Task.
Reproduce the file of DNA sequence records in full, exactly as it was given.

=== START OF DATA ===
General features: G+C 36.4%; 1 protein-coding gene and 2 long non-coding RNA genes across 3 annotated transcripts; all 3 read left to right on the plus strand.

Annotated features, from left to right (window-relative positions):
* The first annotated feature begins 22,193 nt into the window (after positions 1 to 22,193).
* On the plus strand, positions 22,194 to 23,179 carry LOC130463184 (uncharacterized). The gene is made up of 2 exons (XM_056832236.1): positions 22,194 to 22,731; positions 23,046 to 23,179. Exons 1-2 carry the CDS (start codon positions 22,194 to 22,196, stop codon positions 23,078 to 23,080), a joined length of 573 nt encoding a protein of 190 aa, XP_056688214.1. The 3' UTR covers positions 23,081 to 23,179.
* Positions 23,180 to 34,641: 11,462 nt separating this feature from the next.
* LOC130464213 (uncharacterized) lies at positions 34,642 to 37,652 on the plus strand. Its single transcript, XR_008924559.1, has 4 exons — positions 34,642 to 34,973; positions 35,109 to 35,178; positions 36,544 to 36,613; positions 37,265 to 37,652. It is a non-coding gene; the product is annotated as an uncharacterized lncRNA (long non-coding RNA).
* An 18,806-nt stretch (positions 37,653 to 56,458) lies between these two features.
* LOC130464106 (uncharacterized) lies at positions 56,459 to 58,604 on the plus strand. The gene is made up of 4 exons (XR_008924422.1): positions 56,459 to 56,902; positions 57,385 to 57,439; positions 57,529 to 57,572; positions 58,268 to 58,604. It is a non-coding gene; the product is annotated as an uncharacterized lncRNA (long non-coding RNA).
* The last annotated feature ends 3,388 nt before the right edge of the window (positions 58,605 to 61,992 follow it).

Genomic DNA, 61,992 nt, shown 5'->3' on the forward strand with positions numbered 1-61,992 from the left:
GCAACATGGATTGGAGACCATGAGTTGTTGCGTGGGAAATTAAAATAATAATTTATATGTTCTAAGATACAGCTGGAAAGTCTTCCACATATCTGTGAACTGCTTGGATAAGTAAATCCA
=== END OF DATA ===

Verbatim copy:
General features: G+C 36.4%; 1 protein-coding gene and 2 long non-coding RNA genes across 3 annotated transcripts; all 3 read left to right on the plus strand.

Annotated features, from left to right (window-relative positions):
* The first annotated feature begins 22,193 nt into the window (after positions 1 to 22,193).
* On the plus strand, positions 22,194 to 23,179 carry LOC130463184 (uncharacterized). The gene is made up of 2 exons (XM_056832236.1): positions 22,194 to 22,731; positions 23,046 to 23,179. Exons 1-2 carry the CDS (start codon positions 22,194 to 22,196, stop codon positions 23,078 to 23,080), a joined length of 573 nt encoding a protein of 190 aa, XP_056688214.1. The 3' UTR covers positions 23,081 to 23,179.
* Positions 23,180 to 34,641: 11,462 nt separating this feature from the next.
* LOC130464213 (uncharacterized) lies at positions 34,642 to 37,652 on the plus strand. Its single transcript, XR_008924559.1, has 4 exons — positions 34,642 to 34,973; positions 35,109 to 35,178; positions 36,544 to 36,613; positions 37,265 to 37,652. It is a non-coding gene; the product is annotated as an uncharacterized lncRNA (long non-coding RNA).
* An 18,806-nt stretch (positions 37,653 to 56,458) lies between these two features.
* LOC130464106 (uncharacterized) lies at positions 56,459 to 58,604 on the plus strand. The gene is made up of 4 exons (XR_008924422.1): positions 56,459 to 56,902; positions 57,385 to 57,439; positions 57,529 to 57,572; positions 58,268 to 58,604. It is a non-coding gene; the product is annotated as an uncharacterized lncRNA (long non-coding RNA).
* The last annotated feature ends 3,388 nt before the right edge of the window (positions 58,605 to 61,992 follow it).

Genomic DNA, 61,992 nt, shown 5'->3' on the forward strand with positions numbered 1-61,992 from the left:
GCAACATGGATTGGAGACCATGAGTTGTTGCGTGGGAAATTAAAATAATAATTTATATGTTCTAAGATACAGCTGGAAAGTCTTCCACATATCTGTGAACTGCTTGGATAAGTAAATCCA